Updated: Mar 14, 2021
Hexcite: The Shapes of Victory (Landwarf/Ubisoft, 1998)
I can only assume this is a port of a forgotten board game. You and your opponent play tetronimoes to the board, but I could not figure out what determined whether I was able to play a piece on a space or not.
Hiryuu no Ken Retsuden GB (Culture Brain, 2000)
This is a long-running fight game series that I believe has some respected entries, but this particular version is a disaster. The A button seemingly only works at all half the time, and even then it's on a ridiculous delay. You can sort of get away with it since your opponent plays like they're suffering from the same problem, but I wouldn't call that fun.
Hissatsu Pachinko Boy: CR Monster House (Sunsoft, 2000)
I don't particularly understand why anyone wants to play pachinko, much less why they'd want to do it on GBC. This one would at least work as a nice screen saver, because you can press select to add 250 credits and then just leave it firing balls on the same arc until whatever huge number you've set it to runs out. It's extra weird that they let you set the power that precisely since if you actually cared about this you could do what I said and leave it firing at the best spot on the board every time.
Hole in One Golf (Natsume/Epoch, 1999)
One of the more unique golf setups I've seen. It's a top down view of the entire hole until you commit to a shot, at which point it zooms in to show the screenshot above. Your power meter works more or less the same as always, but you determine where you hit the ball by stopping the crosshairs as they zigzag up and down it. That part is really hard to control, probably explaining why this mechanic never took off.
Hollywood Pinball (Tarantula Studios/Take-Two Interactive, 1999)
This one only released in Europe and Japan despite being named for a place in the US, oddly. Pinball isn't much more enjoyable to me than pachinko, so I didn't play much of this. The button setup isn't anywhere near as crazy as the last pinball game that came up, there are some fun board themes, and the music is pretty good. Probably a good time for someone who likes pinball.
Honkaku Hanafuda GB (Altron, 2000)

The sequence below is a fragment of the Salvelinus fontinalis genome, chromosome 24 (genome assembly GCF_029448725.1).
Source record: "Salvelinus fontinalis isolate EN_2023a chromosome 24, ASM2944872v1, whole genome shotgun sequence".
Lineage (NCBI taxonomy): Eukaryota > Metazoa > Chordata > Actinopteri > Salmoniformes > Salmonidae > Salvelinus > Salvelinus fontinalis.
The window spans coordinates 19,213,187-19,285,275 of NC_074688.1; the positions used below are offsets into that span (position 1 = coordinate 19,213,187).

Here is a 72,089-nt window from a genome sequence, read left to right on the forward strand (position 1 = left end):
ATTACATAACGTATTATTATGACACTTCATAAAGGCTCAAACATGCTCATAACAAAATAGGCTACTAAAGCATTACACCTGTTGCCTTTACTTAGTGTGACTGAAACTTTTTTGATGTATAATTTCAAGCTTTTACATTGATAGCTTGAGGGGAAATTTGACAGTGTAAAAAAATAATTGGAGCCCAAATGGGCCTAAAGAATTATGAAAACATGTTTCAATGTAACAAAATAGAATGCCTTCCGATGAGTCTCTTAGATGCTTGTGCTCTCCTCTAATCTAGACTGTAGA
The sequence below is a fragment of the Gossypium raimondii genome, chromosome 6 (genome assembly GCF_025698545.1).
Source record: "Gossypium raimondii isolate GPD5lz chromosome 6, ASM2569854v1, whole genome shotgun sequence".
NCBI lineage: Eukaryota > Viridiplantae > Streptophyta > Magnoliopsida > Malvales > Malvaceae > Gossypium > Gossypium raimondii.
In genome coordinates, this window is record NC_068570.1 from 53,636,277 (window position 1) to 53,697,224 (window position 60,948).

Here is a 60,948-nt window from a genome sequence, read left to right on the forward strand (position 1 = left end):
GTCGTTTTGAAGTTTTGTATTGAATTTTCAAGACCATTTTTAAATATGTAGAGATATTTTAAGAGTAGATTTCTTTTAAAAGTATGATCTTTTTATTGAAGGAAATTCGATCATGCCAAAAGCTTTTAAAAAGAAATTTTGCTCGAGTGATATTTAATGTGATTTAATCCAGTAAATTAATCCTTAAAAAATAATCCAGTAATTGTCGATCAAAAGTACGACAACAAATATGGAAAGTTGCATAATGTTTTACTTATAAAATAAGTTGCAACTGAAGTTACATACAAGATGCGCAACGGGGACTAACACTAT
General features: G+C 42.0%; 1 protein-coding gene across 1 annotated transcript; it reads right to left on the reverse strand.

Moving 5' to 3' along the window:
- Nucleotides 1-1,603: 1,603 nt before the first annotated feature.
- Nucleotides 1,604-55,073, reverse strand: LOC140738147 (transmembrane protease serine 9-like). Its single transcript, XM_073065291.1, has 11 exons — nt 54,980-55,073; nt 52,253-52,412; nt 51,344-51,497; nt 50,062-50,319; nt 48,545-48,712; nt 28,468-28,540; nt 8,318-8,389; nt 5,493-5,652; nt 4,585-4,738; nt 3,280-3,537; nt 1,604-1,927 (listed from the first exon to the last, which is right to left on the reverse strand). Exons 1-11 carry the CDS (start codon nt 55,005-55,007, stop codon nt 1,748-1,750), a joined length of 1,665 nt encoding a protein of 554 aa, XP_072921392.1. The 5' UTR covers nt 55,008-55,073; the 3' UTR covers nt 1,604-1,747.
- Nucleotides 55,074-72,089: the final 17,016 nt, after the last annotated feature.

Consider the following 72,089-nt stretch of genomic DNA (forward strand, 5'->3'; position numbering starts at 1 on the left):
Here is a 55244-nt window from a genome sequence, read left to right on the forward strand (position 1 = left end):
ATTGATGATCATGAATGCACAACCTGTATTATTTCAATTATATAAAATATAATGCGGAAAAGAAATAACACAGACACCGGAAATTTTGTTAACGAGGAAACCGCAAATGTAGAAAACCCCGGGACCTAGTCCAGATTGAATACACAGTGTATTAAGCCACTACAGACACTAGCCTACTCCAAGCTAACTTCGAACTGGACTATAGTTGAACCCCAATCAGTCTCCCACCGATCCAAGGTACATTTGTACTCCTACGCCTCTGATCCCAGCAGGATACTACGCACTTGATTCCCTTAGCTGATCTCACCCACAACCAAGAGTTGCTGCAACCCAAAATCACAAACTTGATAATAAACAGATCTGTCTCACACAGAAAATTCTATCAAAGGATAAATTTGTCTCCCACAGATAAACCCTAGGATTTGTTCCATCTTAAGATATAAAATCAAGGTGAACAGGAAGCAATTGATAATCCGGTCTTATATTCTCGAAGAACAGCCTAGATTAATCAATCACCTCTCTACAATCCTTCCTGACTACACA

I still don't know how to play Hanafuda, but this version of it at least tells you which cards you can play on your turn and has some fancy animations for dealing and shuffling cards.
Honkaku Shogi: Shogi Ou (Warashi, 1998)
It's shogi without any particularly remarkable features. You could play two player on the same device, I guess.
Honkaku Taisen Shogi Ayumu (Culture Brain, 2000)
Pretty much the same as the other game except that the graphics look much worse. You'd think it'd be the other way around since this one came out two years later.
Honkaku Yonin Uchi Mahjong: Mahjong Ou (Warashi, 1999)
Ricci mahjon, but everything is really hard to see. This is definitely a terrible way to learn the game, and it seems like a terrible way to play it even if you're already deeply familiar. It did at least have a character select for the other three players, although you're not going to get a ton of variety from that when there are only six total characters.
Hot Wheels: Stunt Track Driver (Lucky Chicken Games/Mattel Interactive, 2000)
A much younger me had a PC disk of this game that didn't work. That was one of history's great tragedies to that me. I don't think I ever got this version, which is just as well considering it kind of sucks. You hold down A to go and press directions on the dpad to do a flip or a roll in the air, which will make you go faster when you land. The tracks are straight, so that's all you ever need to do. On the bright side, I guess it's simple enough for even extremely young kids to play? It's not good, though.